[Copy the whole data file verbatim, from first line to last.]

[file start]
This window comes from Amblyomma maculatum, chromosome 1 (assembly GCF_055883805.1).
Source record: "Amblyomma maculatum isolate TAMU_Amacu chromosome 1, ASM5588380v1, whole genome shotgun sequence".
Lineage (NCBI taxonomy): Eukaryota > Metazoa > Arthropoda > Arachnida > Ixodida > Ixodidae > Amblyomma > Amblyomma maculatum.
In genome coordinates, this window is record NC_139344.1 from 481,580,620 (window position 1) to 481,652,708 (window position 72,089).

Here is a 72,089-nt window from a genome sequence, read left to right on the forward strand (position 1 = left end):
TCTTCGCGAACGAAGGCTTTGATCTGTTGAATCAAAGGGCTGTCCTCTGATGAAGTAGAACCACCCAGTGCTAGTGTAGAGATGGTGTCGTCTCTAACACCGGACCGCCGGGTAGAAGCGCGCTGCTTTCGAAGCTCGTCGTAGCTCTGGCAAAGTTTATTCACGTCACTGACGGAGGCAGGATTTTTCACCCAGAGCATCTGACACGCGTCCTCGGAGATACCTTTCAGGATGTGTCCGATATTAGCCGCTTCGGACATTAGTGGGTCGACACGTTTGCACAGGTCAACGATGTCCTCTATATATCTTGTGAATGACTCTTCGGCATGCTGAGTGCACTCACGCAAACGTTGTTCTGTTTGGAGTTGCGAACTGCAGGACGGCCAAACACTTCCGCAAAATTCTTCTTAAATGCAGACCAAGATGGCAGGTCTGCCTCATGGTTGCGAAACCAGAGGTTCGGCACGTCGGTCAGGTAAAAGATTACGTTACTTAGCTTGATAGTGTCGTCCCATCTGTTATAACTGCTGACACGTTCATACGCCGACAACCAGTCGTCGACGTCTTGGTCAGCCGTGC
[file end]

This window comes from Amblyomma maculatum, chromosome 1 (assembly GCF_055883805.1).
Source record: "Amblyomma maculatum isolate TAMU_Amacu chromosome 1, ASM5588380v1, whole genome shotgun sequence".
Lineage (NCBI taxonomy): Eukaryota > Metazoa > Arthropoda > Arachnida > Ixodida > Ixodidae > Amblyomma > Amblyomma maculatum.
In genome coordinates, this window is record NC_139344.1 from 481,580,620 (window position 1) to 481,652,708 (window position 72,089).

Here is a 72,089-nt window from a genome sequence, read left to right on the forward strand (position 1 = left end):
TCTTCGCGAACGAAGGCTTTGATCTGTTGAATCAAAGGGCTGTCCTCTGATGAAGTAGAACCACCCAGTGCTAGTGTAGAGATGGTGTCGTCTCTAACACCGGACCGCCGGGTAGAAGCGCGCTGCTTTCGAAGCTCGTCGTAGCTCTGGCAAAGTTTATTCACGTCACTGACGGAGGCAGGATTTTTCACCCAGAGCATCTGACACGCGTCCTCGGAGATACCTTTCAGGATGTGTCCGATATTAGCCGCTTCGGACATTAGTGGGTCGACACGTTTGCACAGGTCAACGATGTCCTCTATATATCTTGTGAATGACTCTTCGGCATGCTGAGTGCACTCACGCAAACGTTGTTCTGTTTGGAGTTGCGAACTGCAGGACGGCCAAACACTTCCGCAAAATTCTTCTTAAATGCAGACCAAGATGGCAGGTCTGCCTCATGGTTGCGAAACCAGAGGTTCGGCACGTCGGTCAGGTAAAAGATTACGTTACTTAGCTTGATAGTGTCGTCCCATCTGTTATAACTGCTGACACGTTCATACGCCGACAACCAGTCGTCGACGTCTTGGTCAGCCGTGC